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United States Settles Litigation with Barron Collier Company Over Default on Payments

PHOENIX, Arizona – July 19, 2017 – After several years of legal sparring, the United States has agreed to a settlement with the Barron Collier Company to resolve ongoing litigation over Collier’s decision in 2012 to default on approximately $66.5 million owed to the United States. The debt stems from Collier’s acquisition of 72-acres of land at the site of the historic Phoenix Indian School located at Central Avenue and Indian School Road in Phoenix. The original deal, which was approved by Congress in 1988 as part of the Arizona-Florida Land Exchange Act (Act), required the Interior Department to hold payments made by Collier from the land deal in trust to meet the future educational needs of the Member Tribes of the Inter Tribal Council of Arizona, Inc. (ITCA) and the Navajo Nation. Since Collier’s default, ITCA Tribes have had to vastly curtail educational programs and place some facility construction projects on hold.

Under the terms of the settlement, Collier has agreed to pay $16 million in back interest payments, but will have no further obligation to make the remaining interest payments of $2.9 million per year through year 2026 for the benefit of Indian education in Arizona or to pay the original $34.9 million Collier owed on the debt, as originally agreed under to the Act. Collier will also tender the remaining proceeds of an annuity it was required to fund as part of the original deal, and turn over the 15-acre Indian School property to the United States, which is now the sole remaining collateral for Collier’s $66.5 million debt.

The United States once held liens on other property interests owned by Collier to secure the debt, including at the downtown Phoenix site of Block 23 where a Fry’s grocery store, apartments, office and retail space are now being built, but the Interior Department released the liens in 1998 and 2007, prior to Collier’s default.

“While we are relieved to see that the United States will recover some of the funds from Collier that Congress once anticipated would be available for Indian education in Arizona, a significant shortfall remains, though we won’t know the full extent of the shortfall until we see what the United States does with the 15-acre Indian School property,” says ITCA Executive Director, Maria Dadgar.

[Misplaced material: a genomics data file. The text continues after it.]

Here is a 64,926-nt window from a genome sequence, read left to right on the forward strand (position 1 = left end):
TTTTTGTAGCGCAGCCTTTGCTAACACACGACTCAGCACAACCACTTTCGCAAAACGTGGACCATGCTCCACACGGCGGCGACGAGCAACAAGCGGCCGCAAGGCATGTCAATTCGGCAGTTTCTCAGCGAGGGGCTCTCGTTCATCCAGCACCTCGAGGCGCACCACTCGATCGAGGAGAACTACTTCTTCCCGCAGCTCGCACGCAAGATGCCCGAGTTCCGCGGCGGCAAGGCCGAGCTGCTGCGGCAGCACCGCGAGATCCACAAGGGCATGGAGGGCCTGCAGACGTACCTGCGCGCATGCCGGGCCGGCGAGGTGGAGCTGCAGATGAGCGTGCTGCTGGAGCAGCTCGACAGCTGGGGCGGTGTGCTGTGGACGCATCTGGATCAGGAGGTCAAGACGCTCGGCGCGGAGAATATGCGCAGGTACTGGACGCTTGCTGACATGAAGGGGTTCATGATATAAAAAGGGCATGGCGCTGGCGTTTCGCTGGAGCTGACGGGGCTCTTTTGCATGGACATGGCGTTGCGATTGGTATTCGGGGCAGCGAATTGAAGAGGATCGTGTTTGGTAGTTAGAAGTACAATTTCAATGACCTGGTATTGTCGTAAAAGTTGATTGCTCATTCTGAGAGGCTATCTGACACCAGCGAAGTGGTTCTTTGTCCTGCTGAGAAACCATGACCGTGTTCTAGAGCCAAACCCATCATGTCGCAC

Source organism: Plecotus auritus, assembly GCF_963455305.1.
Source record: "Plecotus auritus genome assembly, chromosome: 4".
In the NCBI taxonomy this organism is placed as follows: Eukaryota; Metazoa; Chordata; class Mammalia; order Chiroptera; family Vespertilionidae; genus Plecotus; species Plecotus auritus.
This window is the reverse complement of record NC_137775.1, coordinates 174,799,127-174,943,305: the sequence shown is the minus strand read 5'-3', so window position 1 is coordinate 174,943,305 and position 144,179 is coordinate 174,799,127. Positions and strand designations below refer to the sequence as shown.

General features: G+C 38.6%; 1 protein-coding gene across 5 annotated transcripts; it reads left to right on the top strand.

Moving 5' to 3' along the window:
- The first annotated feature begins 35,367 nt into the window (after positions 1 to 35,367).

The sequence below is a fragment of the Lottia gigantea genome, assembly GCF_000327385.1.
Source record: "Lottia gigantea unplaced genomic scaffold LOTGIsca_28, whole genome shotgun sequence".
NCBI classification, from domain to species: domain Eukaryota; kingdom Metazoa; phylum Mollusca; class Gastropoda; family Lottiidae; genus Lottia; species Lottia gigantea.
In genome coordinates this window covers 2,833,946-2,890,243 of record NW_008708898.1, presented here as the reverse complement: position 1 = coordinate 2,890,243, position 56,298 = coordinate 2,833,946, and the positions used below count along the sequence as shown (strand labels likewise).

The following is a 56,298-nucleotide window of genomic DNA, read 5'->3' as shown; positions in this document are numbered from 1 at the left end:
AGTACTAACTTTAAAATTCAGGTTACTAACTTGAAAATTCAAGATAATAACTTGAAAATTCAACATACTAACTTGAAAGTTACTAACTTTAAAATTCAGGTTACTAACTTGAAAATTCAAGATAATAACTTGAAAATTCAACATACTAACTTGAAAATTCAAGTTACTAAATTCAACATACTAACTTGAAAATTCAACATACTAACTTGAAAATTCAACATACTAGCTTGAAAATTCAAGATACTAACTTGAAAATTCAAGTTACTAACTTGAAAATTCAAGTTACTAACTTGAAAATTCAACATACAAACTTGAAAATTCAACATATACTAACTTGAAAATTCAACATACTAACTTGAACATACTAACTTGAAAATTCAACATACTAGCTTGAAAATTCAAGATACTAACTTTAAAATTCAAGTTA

“Certainly, if the United States turns the property over to the General Services Administration (GSA) for sale, it is important that United States do everything it can to maximize the sale price of the property to recover as much of the debt for the future of Indian education in Arizona as possible,” says Dadgar.

When the United States shut down the Phoenix Indian School in the 1980s, ITCA advocated strongly on behalf of Arizona Tribes and generations of tribal members who had attended the Phoenix Indian School since 1891 to see an educational trust fund established from the proceeds of any final disposition of the original Indian School site. In 1988, Congress agreed and members of Arizona’s Congressional delegation, including Senator John McCain and former Senator Jon Kyl, then a member of the U.S. House of Representatives, supported the legislation.

“At a time when funding for education has become a hot topic in our State, we can only hope that the Department of the Interior will remain our strongest advocate,” says Terry Rambler, Chairman of the San Carlos Apache Tribe. “In Arizona, Tribes have been struggling for decades to find sufficient funding to bring our children home from boarding schools and provide a quality education for them on our tribal lands. The educational trust funds created by Congress upon the closure of the Phoenix Indian School were supposed to provide a sustained source of funding to help this process. Now we are left waiting and hoping that the United States will follow through on its commitment to Indian education in Arizona, which we view as meeting the specific intent of Congress under the Act,” says Rambler. “When the United States makes a promise under the law, it should keep it,” says Rambler.

The Inter Tribal Council of Arizona, Inc., was first established in 1952 to provide a united voice for tribal governments located in the State of Arizona on common issues and concerns. Currently, ITCA’s membership includes 21 of the 22 Tribes of Arizona.


For More Information
Contact: Maria Dadgar
ITCA, Executive Director
(602) 258-4822


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